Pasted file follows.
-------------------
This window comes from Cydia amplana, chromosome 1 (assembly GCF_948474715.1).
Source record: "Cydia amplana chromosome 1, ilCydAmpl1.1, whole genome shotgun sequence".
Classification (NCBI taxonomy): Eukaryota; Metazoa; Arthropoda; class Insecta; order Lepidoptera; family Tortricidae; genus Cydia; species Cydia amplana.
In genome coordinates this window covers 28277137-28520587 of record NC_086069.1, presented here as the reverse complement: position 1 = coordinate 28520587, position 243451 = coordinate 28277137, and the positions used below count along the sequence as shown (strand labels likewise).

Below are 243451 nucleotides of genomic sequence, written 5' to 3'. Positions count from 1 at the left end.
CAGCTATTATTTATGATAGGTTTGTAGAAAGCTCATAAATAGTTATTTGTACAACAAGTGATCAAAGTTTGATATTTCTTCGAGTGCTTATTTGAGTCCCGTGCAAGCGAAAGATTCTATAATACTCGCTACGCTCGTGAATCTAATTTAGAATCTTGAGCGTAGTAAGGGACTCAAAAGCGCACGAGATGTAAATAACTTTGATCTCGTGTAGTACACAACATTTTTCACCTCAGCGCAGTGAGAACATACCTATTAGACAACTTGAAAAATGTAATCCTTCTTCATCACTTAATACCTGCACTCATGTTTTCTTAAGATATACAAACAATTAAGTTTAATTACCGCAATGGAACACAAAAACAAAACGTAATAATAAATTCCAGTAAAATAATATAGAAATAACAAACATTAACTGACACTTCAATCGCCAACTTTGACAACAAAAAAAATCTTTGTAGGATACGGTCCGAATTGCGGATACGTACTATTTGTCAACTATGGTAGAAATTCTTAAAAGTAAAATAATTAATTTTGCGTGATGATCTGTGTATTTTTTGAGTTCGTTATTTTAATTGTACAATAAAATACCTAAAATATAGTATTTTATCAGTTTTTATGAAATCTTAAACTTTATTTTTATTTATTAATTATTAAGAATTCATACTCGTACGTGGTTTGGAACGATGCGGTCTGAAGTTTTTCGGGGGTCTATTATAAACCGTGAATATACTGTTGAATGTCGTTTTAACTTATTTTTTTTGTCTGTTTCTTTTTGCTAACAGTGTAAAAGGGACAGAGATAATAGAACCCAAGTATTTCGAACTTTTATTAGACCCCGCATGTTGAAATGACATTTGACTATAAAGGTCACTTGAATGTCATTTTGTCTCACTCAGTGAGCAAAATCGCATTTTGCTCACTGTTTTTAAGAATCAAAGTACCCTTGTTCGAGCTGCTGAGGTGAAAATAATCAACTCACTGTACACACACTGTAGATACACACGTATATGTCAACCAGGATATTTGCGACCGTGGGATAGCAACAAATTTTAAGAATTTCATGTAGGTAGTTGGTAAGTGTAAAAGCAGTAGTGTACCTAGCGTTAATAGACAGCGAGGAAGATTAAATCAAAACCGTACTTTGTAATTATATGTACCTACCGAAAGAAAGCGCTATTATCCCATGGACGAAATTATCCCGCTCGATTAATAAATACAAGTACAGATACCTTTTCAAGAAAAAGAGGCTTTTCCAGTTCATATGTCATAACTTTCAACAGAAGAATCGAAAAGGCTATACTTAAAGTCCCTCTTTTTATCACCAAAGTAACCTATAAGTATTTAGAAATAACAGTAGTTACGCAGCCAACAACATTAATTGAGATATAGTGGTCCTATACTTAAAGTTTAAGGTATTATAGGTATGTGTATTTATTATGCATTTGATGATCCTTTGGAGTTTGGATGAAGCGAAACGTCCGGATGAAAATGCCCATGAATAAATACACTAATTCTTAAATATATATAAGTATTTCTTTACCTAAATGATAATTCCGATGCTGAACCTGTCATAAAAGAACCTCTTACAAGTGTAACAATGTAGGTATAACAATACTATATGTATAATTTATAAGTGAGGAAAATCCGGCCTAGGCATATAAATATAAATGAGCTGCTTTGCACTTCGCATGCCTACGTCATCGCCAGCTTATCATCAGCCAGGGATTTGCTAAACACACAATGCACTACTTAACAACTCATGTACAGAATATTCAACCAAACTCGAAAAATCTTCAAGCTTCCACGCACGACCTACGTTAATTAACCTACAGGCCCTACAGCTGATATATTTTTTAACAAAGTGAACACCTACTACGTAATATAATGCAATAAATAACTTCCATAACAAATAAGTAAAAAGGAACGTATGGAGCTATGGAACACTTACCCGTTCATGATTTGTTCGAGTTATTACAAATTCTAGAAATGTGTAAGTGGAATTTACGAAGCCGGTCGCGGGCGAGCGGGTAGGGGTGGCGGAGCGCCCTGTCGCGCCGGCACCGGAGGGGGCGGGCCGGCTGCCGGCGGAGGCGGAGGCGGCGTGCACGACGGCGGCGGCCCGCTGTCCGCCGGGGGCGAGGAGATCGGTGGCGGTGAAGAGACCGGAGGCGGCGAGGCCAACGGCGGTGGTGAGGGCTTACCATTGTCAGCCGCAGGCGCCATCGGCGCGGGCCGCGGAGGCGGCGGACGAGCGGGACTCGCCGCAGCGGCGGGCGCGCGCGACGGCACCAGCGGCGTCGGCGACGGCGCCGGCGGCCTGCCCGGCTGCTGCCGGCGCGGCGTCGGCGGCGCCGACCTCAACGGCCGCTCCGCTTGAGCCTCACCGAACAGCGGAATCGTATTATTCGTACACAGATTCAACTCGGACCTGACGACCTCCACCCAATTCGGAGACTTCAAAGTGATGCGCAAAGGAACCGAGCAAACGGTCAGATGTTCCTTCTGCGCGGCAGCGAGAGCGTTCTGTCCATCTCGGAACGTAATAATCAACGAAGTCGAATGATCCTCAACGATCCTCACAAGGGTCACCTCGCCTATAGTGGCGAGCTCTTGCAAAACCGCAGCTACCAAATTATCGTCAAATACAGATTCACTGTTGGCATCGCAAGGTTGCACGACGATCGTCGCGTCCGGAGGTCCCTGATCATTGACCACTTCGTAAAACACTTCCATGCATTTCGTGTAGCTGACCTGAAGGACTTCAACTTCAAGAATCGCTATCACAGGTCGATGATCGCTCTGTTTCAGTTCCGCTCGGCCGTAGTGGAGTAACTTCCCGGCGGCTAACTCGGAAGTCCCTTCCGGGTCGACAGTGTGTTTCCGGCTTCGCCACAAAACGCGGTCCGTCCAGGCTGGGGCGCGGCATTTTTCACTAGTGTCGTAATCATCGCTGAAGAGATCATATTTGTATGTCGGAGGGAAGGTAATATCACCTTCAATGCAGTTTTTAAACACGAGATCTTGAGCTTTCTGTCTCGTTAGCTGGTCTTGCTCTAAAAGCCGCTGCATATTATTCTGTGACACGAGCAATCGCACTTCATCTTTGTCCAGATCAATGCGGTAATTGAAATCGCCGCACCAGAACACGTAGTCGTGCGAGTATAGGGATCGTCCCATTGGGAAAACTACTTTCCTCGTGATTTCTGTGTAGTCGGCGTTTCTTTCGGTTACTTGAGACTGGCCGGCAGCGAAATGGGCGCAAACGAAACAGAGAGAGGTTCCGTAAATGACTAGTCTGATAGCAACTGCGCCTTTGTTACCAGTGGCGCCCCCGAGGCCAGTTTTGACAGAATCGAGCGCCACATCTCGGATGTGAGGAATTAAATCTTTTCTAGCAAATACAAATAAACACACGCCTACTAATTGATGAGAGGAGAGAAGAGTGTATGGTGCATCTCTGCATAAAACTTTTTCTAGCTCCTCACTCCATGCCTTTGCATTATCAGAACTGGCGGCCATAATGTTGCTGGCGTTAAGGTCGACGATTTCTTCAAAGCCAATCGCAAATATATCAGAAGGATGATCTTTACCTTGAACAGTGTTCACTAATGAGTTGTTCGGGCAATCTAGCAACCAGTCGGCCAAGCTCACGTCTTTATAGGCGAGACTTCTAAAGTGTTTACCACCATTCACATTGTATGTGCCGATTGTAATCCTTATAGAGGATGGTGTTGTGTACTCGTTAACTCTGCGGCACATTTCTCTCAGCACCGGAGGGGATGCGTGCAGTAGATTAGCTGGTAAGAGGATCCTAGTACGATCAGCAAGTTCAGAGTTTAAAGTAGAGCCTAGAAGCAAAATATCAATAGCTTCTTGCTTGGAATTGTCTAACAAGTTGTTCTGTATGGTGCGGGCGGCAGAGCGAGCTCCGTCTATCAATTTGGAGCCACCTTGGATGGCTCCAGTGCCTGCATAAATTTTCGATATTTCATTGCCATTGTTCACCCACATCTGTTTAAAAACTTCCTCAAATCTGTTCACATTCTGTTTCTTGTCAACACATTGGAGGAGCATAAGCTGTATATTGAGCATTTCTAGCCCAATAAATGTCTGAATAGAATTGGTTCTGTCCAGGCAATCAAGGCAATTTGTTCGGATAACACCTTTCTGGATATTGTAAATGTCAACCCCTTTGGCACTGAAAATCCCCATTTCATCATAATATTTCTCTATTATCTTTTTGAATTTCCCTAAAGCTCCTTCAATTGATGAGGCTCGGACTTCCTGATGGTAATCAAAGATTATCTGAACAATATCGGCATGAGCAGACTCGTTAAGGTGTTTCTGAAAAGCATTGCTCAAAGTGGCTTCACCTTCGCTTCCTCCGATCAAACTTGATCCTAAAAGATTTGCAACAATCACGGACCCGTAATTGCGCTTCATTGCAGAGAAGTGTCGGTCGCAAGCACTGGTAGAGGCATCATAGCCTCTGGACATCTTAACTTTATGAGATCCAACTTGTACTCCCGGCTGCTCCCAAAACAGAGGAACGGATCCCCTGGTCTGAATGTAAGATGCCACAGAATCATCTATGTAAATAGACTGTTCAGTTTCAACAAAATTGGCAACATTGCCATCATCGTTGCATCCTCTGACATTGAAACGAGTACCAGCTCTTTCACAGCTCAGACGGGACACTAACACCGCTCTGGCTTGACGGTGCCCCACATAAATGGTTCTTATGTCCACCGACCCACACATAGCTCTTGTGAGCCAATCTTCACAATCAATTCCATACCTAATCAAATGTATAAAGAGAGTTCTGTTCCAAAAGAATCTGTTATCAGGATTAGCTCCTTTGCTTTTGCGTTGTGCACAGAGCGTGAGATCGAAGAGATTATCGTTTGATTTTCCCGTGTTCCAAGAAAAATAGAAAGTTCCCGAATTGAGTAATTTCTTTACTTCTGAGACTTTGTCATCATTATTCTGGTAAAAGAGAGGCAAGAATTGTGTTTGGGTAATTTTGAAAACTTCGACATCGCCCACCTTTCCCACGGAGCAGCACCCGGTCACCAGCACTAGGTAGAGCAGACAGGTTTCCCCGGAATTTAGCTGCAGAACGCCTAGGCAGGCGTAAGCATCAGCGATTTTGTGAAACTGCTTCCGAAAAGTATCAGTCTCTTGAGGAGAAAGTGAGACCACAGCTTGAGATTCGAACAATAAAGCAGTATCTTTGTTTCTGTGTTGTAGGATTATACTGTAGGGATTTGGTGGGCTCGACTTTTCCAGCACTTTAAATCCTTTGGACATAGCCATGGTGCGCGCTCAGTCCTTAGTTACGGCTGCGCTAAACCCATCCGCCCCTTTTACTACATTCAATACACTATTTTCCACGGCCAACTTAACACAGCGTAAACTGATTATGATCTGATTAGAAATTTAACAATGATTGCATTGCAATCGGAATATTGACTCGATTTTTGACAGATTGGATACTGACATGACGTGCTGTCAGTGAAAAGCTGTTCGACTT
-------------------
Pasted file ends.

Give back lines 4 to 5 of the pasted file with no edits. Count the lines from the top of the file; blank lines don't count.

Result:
In genome coordinates this window covers 28277137-28520587 of record NC_086069.1, presented here as the reverse complement: position 1 = coordinate 28520587, position 243451 = coordinate 28277137, and the positions used below count along the sequence as shown (strand labels likewise).

Below are 243451 nucleotides of genomic sequence, written 5' to 3'. Positions count from 1 at the left end.